9. Renal Papillary Necrosis: In rare cases, severe or recurrent pyelonephritis can cause renal papillary necrosis. This condition involves the death of the innermost part of the kidney, known as the renal papilla. Renal papillary necrosis can lead to severe pain, blood in the urine, and potentially compromise kidney function.
  10. Long-Term Effects on Quality of Life: Pyelonephritis, especially when it becomes recurrent or leads to chronic kidney disease, can significantly impact an individual’s quality of life. The need for ongoing medical management, dietary restrictions, and potential complications can affect daily activities, overall well-being, and psychological health.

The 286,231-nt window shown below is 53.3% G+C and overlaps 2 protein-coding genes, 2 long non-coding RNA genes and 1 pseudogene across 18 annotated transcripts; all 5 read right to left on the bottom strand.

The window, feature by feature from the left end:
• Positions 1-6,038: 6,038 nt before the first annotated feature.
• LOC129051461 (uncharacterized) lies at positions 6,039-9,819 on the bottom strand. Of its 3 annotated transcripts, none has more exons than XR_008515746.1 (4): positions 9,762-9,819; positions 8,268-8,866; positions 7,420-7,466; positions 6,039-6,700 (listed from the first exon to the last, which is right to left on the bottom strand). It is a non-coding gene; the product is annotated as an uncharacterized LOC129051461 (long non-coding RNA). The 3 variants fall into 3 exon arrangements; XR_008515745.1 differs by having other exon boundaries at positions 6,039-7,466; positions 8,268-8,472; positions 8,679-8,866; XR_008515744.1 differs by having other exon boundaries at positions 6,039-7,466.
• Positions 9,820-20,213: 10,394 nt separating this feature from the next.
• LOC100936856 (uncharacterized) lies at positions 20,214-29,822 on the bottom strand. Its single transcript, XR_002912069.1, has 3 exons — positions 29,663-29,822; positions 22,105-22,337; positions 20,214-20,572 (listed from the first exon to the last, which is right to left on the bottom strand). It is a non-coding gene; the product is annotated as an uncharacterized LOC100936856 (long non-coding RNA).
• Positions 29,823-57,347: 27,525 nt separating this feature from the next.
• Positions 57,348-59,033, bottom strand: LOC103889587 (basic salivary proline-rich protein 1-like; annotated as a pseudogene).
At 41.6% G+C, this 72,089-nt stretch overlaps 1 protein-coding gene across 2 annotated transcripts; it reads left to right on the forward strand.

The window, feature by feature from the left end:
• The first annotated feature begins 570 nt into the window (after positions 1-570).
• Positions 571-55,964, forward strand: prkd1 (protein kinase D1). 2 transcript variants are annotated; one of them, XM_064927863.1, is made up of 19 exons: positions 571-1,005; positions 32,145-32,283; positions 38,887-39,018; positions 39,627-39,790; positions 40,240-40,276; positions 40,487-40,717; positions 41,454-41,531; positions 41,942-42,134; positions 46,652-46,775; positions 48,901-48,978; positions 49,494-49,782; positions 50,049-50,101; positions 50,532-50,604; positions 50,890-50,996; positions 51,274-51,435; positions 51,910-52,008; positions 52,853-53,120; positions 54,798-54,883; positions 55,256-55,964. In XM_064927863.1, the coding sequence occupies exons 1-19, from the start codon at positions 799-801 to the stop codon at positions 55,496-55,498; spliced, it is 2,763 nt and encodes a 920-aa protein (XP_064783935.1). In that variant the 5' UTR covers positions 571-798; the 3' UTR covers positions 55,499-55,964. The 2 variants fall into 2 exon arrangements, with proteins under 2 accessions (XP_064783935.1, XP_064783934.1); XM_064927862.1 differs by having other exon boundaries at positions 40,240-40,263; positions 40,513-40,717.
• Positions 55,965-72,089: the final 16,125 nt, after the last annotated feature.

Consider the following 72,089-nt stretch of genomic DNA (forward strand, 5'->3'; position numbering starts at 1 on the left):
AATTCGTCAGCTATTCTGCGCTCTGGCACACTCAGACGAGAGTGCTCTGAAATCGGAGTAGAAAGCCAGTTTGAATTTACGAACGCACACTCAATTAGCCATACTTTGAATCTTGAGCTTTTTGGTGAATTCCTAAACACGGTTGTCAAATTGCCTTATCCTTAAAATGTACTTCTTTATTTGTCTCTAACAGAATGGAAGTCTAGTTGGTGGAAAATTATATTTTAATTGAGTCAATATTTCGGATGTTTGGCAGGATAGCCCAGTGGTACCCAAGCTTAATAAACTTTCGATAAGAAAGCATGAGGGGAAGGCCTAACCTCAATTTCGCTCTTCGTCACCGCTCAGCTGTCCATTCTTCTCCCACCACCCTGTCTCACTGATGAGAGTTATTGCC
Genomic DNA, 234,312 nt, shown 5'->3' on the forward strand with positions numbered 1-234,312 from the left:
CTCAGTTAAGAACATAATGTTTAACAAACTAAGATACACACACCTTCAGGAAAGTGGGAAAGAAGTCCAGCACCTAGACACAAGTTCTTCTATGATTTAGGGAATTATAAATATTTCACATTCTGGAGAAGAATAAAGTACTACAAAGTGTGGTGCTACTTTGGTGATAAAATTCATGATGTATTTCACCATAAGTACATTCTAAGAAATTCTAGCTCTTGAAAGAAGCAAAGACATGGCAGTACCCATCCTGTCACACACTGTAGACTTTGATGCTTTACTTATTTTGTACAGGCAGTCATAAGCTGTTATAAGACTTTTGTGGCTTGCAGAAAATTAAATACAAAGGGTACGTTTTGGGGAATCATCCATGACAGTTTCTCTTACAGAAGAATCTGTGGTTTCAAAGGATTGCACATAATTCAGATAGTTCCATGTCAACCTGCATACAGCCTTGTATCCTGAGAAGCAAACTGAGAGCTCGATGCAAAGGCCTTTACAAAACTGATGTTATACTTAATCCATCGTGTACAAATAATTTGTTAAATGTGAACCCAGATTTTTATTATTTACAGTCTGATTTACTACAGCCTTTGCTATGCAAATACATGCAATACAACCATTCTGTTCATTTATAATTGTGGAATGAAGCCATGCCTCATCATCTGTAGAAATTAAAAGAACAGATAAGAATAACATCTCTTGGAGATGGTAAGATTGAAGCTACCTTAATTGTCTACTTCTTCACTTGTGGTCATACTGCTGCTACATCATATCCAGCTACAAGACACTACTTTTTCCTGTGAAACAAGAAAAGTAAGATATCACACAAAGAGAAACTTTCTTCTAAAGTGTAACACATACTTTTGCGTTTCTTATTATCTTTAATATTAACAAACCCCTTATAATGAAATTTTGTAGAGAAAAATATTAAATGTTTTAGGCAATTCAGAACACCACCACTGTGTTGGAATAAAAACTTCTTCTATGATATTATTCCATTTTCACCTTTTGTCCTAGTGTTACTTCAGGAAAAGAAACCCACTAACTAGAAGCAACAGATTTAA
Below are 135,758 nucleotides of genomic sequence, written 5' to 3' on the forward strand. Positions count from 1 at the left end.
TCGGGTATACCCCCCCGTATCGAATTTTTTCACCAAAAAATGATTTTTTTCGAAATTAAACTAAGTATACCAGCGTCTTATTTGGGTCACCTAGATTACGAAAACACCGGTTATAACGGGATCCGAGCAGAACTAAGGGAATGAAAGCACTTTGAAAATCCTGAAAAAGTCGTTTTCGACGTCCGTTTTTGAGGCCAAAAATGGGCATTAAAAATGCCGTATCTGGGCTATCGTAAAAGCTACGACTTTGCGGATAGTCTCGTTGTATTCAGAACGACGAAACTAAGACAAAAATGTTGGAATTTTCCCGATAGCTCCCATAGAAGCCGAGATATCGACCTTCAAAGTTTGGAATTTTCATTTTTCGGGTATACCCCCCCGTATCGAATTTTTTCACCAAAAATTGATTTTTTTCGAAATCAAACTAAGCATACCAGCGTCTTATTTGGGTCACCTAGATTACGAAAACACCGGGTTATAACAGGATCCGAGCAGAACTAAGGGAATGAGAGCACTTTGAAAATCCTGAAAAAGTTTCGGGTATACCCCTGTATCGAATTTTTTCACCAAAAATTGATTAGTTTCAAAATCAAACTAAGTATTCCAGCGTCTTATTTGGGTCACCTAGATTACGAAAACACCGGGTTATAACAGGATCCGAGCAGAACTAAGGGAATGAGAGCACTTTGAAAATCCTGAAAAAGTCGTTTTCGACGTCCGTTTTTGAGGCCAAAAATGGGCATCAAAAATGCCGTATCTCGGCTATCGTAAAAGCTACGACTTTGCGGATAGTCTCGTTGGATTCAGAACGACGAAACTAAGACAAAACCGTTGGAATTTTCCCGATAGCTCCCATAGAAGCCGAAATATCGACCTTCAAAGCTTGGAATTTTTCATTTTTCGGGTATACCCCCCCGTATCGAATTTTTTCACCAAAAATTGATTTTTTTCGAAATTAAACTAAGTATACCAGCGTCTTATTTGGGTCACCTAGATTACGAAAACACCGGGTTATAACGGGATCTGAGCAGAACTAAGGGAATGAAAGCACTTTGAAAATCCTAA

Symptoms and Clinical Presentation

The symptoms and clinical presentation of bacterial infections can vary depending on the specific pathogen involved and the site of infection. However, some common symptoms and signs can be observed in bacterial infections. Here are a few general examples:

  1. Fever: Bacterial infections often cause an elevation in body temperature, resulting in fever. The severity of the fever can vary depending on the type and extent of the infection.
  2. Inflammation: Inflammation is a common response to bacterial infection. It can manifest as redness, swelling, and pain at the site of infection. For example, a skin infection may result in a red, swollen, tender area.
  3. Pain or discomfort: Bacterial infections can cause pain or discomfort depending on the affected area. For instance, a urinary tract infection may cause pain or a burning sensation during urination, while a respiratory infection can cause chest pain and difficulty breathing.